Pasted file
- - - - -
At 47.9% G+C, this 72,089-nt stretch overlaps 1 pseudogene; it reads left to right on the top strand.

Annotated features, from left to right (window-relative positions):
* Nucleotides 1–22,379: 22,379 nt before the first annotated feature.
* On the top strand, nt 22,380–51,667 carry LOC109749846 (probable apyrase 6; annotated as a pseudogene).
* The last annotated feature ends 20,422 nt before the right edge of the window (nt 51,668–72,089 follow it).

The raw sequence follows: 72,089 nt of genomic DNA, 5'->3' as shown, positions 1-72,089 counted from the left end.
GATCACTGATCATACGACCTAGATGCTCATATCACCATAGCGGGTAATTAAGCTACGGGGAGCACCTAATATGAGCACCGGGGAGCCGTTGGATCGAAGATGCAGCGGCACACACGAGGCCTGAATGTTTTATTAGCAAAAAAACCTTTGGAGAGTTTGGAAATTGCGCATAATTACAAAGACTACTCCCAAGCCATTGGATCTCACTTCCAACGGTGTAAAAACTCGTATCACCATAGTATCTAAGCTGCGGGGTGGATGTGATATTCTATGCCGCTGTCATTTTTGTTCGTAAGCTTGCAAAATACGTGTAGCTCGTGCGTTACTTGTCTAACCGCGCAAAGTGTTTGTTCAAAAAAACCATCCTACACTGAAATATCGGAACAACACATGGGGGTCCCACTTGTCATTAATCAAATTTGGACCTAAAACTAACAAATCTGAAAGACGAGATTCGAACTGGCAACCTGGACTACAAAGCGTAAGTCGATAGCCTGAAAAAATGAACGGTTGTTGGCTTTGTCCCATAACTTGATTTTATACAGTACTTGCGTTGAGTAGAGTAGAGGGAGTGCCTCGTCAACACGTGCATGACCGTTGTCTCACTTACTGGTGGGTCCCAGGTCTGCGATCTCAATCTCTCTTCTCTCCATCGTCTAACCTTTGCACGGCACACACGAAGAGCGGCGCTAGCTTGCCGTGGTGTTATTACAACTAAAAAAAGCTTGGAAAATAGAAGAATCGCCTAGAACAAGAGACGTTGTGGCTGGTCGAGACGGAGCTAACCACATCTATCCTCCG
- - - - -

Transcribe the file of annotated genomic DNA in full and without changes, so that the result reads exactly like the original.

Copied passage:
At 47.9% G+C, this 72,089-nt stretch overlaps 1 pseudogene; it reads left to right on the top strand.

Annotated features, from left to right (window-relative positions):
* Nucleotides 1–22,379: 22,379 nt before the first annotated feature.
* On the top strand, nt 22,380–51,667 carry LOC109749846 (probable apyrase 6; annotated as a pseudogene).
* The last annotated feature ends 20,422 nt before the right edge of the window (nt 51,668–72,089 follow it).

The raw sequence follows: 72,089 nt of genomic DNA, 5'->3' as shown, positions 1-72,089 counted from the left end.
GATCACTGATCATACGACCTAGATGCTCATATCACCATAGCGGGTAATTAAGCTACGGGGAGCACCTAATATGAGCACCGGGGAGCCGTTGGATCGAAGATGCAGCGGCACACACGAGGCCTGAATGTTTTATTAGCAAAAAAACCTTTGGAGAGTTTGGAAATTGCGCATAATTACAAAGACTACTCCCAAGCCATTGGATCTCACTTCCAACGGTGTAAAAACTCGTATCACCATAGTATCTAAGCTGCGGGGTGGATGTGATATTCTATGCCGCTGTCATTTTTGTTCGTAAGCTTGCAAAATACGTGTAGCTCGTGCGTTACTTGTCTAACCGCGCAAAGTGTTTGTTCAAAAAAACCATCCTACACTGAAATATCGGAACAACACATGGGGGTCCCACTTGTCATTAATCAAATTTGGACCTAAAACTAACAAATCTGAAAGACGAGATTCGAACTGGCAACCTGGACTACAAAGCGTAAGTCGATAGCCTGAAAAAATGAACGGTTGTTGGCTTTGTCCCATAACTTGATTTTATACAGTACTTGCGTTGAGTAGAGTAGAGGGAGTGCCTCGTCAACACGTGCATGACCGTTGTCTCACTTACTGGTGGGTCCCAGGTCTGCGATCTCAATCTCTCTTCTCTCCATCGTCTAACCTTTGCACGGCACACACGAAGAGCGGCGCTAGCTTGCCGTGGTGTTATTACAACTAAAAAAAGCTTGGAAAATAGAAGAATCGCCTAGAACAAGAGACGTTGTGGCTGGTCGAGACGGAGCTAACCACATCTATCCTCCG